CAIB (Columbia Accident Investigation Board) initially found it incredible to believe that a foam strike could have caused the tragedy. The results from CRATER simply wouldn’t allow for such a scenario to be possible. It was only after the board looked into the development of Crater itself, that startling information was uncovered. Not all of the experimental results had been entered into the database. In fact, tests with large foam impactors caused such extensive damage to tiles that it could not be measured.
Nitrogen gun used to fire foam at the RCC test rig
CAIB concluded that Crater was only suitable for use with small foam debris, some seven hundred times smaller than the chunk that hit Columbia. Although it was now known that the foam could have damaged the tiles, it was not accepted that damage to the HRSI tiles would have resulted in total loss. Further details of the strike were needed.
Enhanced video investigation methods revealed that the foam did not actually strike the HRSI tiles, but actually hit the leading edge RCC panels considered “indestructible” that had been overlooked previously. Following this revelation, NASA engineers set about building a mock up of Columbia’s wing from spare RCC panels. Using a nitrogen cannon to fire foam blocks at the rig, showed that foam impacts could cause catastrophic failures.
RCC panel damaged in foam impact test
Having finally determined the truly deadly nature of high velocity foam, CAIB found that the damaged RCC panels would have allowed superheated air to pass through the thermal protection system and enter the wing cavity. Once inside the wing structure, temperatures exceeding 3000°F would have made short work of the aluminium framework, explaining the loss of sensors within the wing and destruction of the landing gear. Once the wing was breached Columbia didn’t stand a chance and the entire vehicle soon succumbed to the intense heat.
Columbia wing section indicating area exposed to hot gas in red
Columbia’s doom was ultimately spelled out by lack of communication and refusal to acknowledge the present danger highlighted by those who were in the know. If this sounds familiar, then you are most likely remembering Challenger when it exploded shortly after launch in 1986; very much the victim of the same attitudes.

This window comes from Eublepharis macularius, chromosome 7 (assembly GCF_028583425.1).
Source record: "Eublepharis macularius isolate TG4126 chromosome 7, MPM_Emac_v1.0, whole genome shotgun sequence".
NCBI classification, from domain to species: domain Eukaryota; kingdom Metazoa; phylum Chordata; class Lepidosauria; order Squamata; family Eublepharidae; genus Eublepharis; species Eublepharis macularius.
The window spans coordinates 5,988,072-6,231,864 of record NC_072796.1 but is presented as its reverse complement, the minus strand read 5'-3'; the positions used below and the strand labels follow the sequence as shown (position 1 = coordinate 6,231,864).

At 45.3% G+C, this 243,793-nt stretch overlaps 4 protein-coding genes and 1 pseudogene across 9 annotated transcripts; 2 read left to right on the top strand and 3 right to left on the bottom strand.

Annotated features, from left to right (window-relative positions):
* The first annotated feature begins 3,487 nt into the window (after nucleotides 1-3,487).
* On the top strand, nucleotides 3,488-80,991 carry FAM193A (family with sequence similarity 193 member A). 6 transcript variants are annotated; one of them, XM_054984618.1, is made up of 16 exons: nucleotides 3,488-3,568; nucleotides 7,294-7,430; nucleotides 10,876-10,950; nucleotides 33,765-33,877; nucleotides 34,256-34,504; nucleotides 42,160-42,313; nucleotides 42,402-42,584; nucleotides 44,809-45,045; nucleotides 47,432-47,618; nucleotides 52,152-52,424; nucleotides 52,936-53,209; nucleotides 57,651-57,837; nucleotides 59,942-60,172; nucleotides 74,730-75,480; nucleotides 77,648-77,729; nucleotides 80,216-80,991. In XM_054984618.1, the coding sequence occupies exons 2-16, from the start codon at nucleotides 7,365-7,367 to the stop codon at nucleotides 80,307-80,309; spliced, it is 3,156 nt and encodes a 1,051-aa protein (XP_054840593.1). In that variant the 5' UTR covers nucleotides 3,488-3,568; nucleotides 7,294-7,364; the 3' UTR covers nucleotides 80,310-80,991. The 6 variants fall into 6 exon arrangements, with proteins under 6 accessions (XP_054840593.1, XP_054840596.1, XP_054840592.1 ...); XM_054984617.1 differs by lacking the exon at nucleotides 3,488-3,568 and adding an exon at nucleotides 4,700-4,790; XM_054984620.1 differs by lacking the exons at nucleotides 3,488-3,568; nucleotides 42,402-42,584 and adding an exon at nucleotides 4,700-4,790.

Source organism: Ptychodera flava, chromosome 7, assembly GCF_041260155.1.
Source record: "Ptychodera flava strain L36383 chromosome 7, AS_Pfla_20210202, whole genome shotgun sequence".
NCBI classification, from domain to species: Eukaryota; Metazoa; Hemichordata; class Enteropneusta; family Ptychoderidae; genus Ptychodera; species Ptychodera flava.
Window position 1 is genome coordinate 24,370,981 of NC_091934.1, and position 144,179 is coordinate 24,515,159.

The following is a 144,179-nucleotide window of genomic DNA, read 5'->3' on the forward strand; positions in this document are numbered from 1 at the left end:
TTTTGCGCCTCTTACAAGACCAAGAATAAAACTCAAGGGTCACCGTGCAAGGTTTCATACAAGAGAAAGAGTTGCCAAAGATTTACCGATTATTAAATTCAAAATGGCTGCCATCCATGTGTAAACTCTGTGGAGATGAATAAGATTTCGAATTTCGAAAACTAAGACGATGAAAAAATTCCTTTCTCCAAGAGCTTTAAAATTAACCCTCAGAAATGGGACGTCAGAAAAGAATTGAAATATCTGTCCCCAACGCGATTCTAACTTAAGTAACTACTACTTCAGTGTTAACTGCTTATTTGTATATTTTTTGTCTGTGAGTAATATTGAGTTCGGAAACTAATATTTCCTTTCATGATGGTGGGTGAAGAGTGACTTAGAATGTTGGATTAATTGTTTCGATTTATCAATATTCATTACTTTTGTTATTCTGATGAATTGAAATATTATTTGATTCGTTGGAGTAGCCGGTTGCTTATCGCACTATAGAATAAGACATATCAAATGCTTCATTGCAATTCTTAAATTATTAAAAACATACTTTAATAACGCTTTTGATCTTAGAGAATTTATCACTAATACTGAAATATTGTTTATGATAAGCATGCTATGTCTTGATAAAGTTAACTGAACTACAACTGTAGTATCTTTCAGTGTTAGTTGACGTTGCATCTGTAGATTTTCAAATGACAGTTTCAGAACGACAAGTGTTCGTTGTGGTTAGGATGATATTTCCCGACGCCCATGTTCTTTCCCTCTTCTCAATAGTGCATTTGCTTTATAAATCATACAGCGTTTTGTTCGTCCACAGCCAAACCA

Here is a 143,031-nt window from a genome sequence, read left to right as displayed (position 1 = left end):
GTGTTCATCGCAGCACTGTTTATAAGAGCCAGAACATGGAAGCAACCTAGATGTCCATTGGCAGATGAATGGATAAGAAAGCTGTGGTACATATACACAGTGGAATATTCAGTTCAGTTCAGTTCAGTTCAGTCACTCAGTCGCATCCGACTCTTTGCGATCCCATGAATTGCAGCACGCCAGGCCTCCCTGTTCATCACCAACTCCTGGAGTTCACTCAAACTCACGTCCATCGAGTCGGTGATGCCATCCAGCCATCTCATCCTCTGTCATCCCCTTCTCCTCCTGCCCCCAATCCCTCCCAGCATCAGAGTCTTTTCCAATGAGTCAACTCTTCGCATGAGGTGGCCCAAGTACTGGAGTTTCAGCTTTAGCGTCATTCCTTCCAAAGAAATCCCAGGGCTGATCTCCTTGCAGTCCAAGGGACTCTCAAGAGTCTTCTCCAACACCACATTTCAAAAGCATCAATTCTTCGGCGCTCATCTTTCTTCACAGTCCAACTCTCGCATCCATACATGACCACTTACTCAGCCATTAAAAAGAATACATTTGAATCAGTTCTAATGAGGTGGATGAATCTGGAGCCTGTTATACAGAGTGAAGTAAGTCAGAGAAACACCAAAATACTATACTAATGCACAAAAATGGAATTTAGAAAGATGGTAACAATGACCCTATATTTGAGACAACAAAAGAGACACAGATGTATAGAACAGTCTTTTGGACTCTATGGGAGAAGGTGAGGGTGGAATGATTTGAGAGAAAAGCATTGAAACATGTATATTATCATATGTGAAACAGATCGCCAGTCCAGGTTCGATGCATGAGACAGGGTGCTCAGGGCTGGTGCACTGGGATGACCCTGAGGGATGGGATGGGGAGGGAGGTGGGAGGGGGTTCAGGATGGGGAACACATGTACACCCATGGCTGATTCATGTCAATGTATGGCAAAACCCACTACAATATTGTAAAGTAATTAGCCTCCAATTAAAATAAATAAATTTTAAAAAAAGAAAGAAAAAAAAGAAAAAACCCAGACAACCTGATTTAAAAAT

Had the peril been recognised, NASA had several options to explore – it would have been entirely possible to rescue the crew, if not Columbia itself. Since the incident, experts have suggested that an alternate re-entry trajectory may have been able to at least get the crew below 40,000 feet at which they could parachute to safety. Such a plan involves a “crabbing” entry, shuffling the Shuttle sideways, exposing the right wing to higher heat loads but preserving the damaged left.
Other options included performing repairs on-orbit and waiting for a rendezvous rescue by Space Shuttle Atlantis, which was on the launch pad at the time. These two options would have required a resupply to keep the crew alive, but this would be entirely feasible with one of many available launch vehicles. While these options would have been incredibly costly, such a rescue would have brought NASA much needed positive publicity in a similar manner to Apollo 13.
Had appropriate action been taken, STS-107 could have been remembered as a triumph, rather than a tragedy. ®
Debris outline collection hangar in 2003: 78,760 pieces identified at the time with over 84,000 pieces recovered later
The full CAIB report from August 2003 can be found as PDFs here.